TX Tax Collector Goes from One Religious Phrase to Another on Official Documents June 29, 2018

TX Tax Collector Goes from One Religious Phrase to Another on Official Documents

Residents of Angelina County, Texas should expect to see “In God We Trust” on their tax statements later this year.

It’s a way to fix a problem created by tax assessor Billie Page when, last year, she replaced the motto with the phrase “Believers Serving Our Citizens.”

Unfortunately, none of the conversations about these changes involve church/state separation.

KTRE.com | Lufkin and Nacogdoches, Texas

When Page was elected tax assessor, she put the phrase about believers on all tax statements. But people got upset. Not because they felt the phrase excluded non-believers — they didn’t give a damn about that — but because they wanted to see the motto everywhere.

In other words, they were mad because this was a change in tradition, not because this was an endorsement of faith.

Page herself didn’t seem to understand the legal problems.

She says nothing is wrong with “In God We Trust” because she “Trusts in God” as well.

“We’re believers in Jesus Christ here,” said Page. “It was a misinterpretation of what I meant and it got out of Facebook and a bigger deal was made out of it than necessary.”

Who’s “we”? The government? She’s giving away the game there…

After the backlash, she decided to revert back to “In God We Trust” — which is still incredibly problematic.

What’s frustrating is that local news media just passes this off as a cute local story, completely oblivious to how this is completely illegal. It suggests that the local government has an official religion — not to mention it mixes God and mammon.

Look at the framing of this story by station KTRE:

After discussing with her staff, Page said all subsequent tax statements will restore the original motto “In God We Trust.”

“But I survived it. I’m stronger for it. And [Sheriff] Greg [Sanches] and I have reached out and talked to each other. We greet each other. We run into each other, and I think we have a good relationship because I know I can rely on this man,” Page said.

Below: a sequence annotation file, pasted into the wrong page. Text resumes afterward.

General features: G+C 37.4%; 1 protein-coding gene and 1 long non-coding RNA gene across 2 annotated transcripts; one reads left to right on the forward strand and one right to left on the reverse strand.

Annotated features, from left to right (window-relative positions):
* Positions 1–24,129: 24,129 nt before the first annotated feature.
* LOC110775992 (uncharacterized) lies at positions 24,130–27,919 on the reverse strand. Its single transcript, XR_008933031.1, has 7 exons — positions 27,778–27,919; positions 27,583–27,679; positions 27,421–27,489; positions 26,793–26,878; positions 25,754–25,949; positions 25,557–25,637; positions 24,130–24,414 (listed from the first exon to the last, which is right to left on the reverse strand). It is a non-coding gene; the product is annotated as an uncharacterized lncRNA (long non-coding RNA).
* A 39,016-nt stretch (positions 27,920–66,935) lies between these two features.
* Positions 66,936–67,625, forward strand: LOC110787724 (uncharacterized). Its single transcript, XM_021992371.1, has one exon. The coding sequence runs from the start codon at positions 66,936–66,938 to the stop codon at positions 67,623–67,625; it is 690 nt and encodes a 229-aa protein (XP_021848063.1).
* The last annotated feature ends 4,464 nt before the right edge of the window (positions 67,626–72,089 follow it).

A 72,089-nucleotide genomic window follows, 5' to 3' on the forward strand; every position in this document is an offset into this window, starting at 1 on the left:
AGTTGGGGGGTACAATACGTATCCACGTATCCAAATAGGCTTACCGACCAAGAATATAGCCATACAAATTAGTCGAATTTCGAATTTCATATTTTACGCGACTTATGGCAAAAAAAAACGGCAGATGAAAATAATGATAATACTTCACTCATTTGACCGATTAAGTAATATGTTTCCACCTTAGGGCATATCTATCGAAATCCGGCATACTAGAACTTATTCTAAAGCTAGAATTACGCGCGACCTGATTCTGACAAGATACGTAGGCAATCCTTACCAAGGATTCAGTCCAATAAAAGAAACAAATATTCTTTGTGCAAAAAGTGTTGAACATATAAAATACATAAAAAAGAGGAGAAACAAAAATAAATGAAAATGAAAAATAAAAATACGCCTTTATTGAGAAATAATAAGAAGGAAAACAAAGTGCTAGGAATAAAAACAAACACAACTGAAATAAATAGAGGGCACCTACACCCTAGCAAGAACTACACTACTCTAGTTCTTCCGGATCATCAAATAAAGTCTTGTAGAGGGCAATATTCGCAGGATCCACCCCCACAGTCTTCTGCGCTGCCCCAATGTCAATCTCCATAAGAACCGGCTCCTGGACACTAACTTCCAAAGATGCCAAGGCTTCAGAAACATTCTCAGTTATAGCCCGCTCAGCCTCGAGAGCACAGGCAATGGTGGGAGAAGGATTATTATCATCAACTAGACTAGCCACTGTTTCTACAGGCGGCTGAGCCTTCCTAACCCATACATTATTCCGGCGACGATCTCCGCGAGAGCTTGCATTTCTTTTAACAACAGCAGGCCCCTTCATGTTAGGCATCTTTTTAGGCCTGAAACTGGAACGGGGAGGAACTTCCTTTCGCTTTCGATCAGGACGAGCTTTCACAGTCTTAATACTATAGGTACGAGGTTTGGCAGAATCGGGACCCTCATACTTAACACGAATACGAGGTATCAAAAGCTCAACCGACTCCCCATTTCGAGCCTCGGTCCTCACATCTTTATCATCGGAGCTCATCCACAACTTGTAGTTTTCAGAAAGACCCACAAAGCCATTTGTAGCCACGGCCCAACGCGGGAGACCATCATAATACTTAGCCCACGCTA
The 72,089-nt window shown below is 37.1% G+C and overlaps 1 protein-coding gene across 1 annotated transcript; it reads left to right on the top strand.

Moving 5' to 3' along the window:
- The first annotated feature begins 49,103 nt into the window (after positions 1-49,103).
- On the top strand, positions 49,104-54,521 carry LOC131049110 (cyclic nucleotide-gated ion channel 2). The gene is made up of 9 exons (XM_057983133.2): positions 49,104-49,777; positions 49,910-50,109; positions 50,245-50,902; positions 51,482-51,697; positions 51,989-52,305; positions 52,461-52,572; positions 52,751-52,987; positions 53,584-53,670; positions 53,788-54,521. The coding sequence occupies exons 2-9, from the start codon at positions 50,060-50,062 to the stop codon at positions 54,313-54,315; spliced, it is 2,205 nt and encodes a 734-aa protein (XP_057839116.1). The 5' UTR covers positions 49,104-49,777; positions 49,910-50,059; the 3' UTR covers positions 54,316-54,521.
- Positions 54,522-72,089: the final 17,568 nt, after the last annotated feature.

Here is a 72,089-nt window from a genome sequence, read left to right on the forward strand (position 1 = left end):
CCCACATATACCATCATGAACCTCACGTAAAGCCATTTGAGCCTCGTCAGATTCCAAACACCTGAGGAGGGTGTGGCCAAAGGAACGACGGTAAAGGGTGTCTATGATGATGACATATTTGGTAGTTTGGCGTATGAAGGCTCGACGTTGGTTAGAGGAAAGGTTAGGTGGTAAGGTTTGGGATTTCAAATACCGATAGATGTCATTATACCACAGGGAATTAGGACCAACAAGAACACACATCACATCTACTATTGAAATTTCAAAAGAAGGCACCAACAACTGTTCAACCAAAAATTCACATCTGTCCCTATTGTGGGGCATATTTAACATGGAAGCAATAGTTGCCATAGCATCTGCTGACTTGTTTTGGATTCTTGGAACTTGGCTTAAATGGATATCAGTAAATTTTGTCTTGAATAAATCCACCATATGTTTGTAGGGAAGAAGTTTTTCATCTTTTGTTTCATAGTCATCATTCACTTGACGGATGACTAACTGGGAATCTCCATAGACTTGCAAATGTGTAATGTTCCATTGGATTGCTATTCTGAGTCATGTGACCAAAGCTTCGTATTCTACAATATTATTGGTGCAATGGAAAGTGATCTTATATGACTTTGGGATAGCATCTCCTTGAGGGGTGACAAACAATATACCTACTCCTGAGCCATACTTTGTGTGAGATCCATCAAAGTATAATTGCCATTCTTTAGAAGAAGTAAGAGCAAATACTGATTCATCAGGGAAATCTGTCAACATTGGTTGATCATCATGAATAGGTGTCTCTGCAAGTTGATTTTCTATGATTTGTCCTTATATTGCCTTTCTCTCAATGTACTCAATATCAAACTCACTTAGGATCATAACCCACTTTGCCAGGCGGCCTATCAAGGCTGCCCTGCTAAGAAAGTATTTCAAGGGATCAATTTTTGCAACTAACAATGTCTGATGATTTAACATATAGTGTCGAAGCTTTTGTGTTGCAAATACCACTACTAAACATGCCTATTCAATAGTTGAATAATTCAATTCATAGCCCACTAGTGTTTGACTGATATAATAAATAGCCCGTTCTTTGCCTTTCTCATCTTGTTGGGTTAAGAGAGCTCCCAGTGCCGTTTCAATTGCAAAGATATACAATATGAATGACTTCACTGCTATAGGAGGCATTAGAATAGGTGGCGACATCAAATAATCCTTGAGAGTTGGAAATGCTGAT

Both Sanches and Page explained what was once a cause for division has now forged a new bond.

“Billie and myself, we have a service heart and that showed through the way she (referring to Page) handled this,” Sanches said.

No! This is not some adorable story about two friends working through a minor difference. This is a story about two government officials who are debating the best way to illegally push Christianity on everyone in their community. What the hell is wrong with the news reporters? They should be speaking to legal analysts, not pretending the problem doesn’t exist. It’s irresponsible journalism.

It shouldn’t matter that this is Texas and Christianity is prevalent. That doesn’t mean these phrases belong on government forms.

It’s not even the first time something like this has happened. In 2014, the tax assessor in Tarrant County, TX also put “In God We Trust” on documents. He was aware of the legal issues — and is currently running for a congressional seat by bragging about how he didn’t care. As he told the crowd at one rally, “I did it knowing [I’d] probably be sued!”

This is a Texas problem that even some Texas reporters aren’t taking as seriously as they should.

(Thanks to Brian for the link)

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